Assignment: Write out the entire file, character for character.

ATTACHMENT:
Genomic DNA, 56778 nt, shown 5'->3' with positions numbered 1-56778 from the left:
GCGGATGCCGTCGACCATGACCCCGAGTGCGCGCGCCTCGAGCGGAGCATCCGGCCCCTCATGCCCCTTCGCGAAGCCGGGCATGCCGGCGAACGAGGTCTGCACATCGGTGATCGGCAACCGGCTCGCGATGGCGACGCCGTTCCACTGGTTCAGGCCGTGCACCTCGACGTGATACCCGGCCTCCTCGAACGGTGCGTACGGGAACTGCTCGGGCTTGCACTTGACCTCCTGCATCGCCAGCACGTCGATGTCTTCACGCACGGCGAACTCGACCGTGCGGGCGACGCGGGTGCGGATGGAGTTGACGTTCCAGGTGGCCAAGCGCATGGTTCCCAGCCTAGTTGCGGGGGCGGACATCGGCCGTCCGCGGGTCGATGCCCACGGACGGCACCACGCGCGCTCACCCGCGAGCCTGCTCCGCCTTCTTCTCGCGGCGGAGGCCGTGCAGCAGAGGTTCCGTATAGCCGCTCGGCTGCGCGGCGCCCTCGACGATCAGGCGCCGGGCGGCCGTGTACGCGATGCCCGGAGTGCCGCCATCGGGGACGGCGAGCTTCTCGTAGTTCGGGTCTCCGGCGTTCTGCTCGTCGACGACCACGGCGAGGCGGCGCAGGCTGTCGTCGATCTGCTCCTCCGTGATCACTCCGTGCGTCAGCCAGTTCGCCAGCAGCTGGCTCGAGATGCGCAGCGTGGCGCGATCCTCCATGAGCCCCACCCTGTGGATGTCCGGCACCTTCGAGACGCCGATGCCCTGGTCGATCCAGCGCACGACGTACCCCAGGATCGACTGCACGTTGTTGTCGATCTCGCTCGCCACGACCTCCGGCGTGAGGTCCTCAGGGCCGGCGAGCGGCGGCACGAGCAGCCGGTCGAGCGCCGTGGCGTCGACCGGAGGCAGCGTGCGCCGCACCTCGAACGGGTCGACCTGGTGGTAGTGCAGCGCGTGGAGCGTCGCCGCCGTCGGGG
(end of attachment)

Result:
Genomic DNA, 56778 nt, shown 5'->3' with positions numbered 1-56778 from the left:
GCGGATGCCGTCGACCATGACCCCGAGTGCGCGCGCCTCGAGCGGAGCATCCGGCCCCTCATGCCCCTTCGCGAAGCCGGGCATGCCGGCGAACGAGGTCTGCACATCGGTGATCGGCAACCGGCTCGCGATGGCGACGCCGTTCCACTGGTTCAGGCCGTGCACCTCGACGTGATACCCGGCCTCCTCGAACGGTGCGTACGGGAACTGCTCGGGCTTGCACTTGACCTCCTGCATCGCCAGCACGTCGATGTCTTCACGCACGGCGAACTCGACCGTGCGGGCGACGCGGGTGCGGATGGAGTTGACGTTCCAGGTGGCCAAGCGCATGGTTCCCAGCCTAGTTGCGGGGGCGGACATCGGCCGTCCGCGGGTCGATGCCCACGGACGGCACCACGCGCGCTCACCCGCGAGCCTGCTCCGCCTTCTTCTCGCGGCGGAGGCCGTGCAGCAGAGGTTCCGTATAGCCGCTCGGCTGCGCGGCGCCCTCGACGATCAGGCGCCGGGCGGCCGTGTACGCGATGCCCGGAGTGCCGCCATCGGGGACGGCGAGCTTCTCGTAGTTCGGGTCTCCGGCGTTCTGCTCGTCGACGACCACGGCGAGGCGGCGCAGGCTGTCGTCGATCTGCTCCTCCGTGATCACTCCGTGCGTCAGCCAGTTCGCCAGCAGCTGGCTCGAGATGCGCAGCGTGGCGCGATCCTCCATGAGCCCCACCCTGTGGATGTCCGGCACCTTCGAGACGCCGATGCCCTGGTCGATCCAGCGCACGACGTACCCCAGGATCGACTGCACGTTGTTGTCGATCTCGCTCGCCACGACCTCCGGCGTGAGGTCCTCAGGGCCGGCGAGCGGCGGCACGAGCAGCCGGTCGAGCGCCGTGGCGTCGACCGGAGGCAGCGTGCGCCGCACCTCGAACGGGTCGACCTGGTGGTAGTGCAGCGCGTGGAGCGTCGCCGCCGTCGGGG